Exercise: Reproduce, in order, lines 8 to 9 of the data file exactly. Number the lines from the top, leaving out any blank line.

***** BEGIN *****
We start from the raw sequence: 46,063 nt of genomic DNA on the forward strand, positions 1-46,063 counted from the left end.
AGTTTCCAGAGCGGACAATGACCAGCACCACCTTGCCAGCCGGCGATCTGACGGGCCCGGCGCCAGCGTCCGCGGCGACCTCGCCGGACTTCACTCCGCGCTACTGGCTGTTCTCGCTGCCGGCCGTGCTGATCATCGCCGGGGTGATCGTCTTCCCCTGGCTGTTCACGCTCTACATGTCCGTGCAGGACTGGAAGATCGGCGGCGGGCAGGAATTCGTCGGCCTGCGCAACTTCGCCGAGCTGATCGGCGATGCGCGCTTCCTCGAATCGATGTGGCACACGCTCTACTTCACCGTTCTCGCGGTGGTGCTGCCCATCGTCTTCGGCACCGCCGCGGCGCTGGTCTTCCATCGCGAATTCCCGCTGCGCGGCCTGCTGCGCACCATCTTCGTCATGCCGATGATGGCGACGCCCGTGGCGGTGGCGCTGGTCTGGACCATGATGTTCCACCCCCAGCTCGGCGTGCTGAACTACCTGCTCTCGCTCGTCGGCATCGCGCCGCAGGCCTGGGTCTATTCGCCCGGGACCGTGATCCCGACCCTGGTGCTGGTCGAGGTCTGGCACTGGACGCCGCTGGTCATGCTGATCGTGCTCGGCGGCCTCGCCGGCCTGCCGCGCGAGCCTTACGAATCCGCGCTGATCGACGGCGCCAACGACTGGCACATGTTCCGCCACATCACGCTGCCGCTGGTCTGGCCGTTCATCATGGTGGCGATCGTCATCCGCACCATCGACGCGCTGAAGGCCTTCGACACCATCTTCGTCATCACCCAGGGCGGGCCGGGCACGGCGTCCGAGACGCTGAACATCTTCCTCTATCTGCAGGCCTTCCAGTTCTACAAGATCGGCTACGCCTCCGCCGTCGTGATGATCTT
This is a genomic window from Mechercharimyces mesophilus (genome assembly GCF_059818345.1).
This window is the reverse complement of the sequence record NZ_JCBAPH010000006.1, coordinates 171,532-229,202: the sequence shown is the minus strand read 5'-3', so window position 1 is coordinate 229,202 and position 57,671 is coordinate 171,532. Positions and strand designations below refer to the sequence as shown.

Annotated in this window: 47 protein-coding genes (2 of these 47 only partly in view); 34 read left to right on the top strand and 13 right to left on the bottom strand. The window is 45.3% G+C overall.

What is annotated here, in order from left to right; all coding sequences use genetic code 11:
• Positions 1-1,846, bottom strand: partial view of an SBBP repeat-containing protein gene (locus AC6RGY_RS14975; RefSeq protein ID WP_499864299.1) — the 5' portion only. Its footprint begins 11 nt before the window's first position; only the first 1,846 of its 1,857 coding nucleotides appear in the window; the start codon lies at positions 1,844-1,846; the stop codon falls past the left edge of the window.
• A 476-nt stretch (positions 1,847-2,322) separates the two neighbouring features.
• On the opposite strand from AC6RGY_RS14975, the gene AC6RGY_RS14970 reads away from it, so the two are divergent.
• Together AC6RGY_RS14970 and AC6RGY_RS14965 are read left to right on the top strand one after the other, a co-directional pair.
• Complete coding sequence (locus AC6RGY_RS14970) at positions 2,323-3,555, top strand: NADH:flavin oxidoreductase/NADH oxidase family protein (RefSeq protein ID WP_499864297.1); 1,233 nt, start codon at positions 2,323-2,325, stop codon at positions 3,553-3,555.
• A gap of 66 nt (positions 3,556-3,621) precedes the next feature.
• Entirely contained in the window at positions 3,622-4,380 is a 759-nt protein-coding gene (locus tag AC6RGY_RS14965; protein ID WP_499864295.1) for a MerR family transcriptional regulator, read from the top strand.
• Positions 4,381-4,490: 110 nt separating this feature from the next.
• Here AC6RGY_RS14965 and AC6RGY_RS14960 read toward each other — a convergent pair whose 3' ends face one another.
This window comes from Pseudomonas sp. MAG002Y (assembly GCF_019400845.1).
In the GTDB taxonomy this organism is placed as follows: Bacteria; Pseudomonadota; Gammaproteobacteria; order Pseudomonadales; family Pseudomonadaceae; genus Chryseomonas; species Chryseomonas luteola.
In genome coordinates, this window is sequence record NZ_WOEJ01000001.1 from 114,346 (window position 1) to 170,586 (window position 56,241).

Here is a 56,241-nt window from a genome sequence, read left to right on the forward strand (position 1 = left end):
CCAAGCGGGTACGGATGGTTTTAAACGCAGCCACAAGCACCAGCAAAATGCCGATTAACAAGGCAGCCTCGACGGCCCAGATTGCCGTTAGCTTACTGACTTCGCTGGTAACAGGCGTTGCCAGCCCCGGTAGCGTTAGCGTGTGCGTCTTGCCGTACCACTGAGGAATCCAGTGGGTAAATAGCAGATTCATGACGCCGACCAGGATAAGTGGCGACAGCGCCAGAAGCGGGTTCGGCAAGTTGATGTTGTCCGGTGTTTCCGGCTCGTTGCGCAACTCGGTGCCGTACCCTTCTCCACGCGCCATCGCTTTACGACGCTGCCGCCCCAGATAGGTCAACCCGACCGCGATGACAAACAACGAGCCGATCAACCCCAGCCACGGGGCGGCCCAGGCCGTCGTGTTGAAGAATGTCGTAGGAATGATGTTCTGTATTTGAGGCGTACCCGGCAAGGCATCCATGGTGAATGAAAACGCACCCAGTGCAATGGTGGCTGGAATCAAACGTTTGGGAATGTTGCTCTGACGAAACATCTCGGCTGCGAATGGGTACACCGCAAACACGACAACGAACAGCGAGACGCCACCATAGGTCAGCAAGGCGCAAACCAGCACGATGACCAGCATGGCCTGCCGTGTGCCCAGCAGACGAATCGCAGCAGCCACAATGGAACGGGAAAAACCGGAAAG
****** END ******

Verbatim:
• A 476-nt stretch (positions 1,847-2,322) separates the two neighbouring features.
• On the opposite strand from AC6RGY_RS14975, the gene AC6RGY_RS14970 reads away from it, so the two are divergent.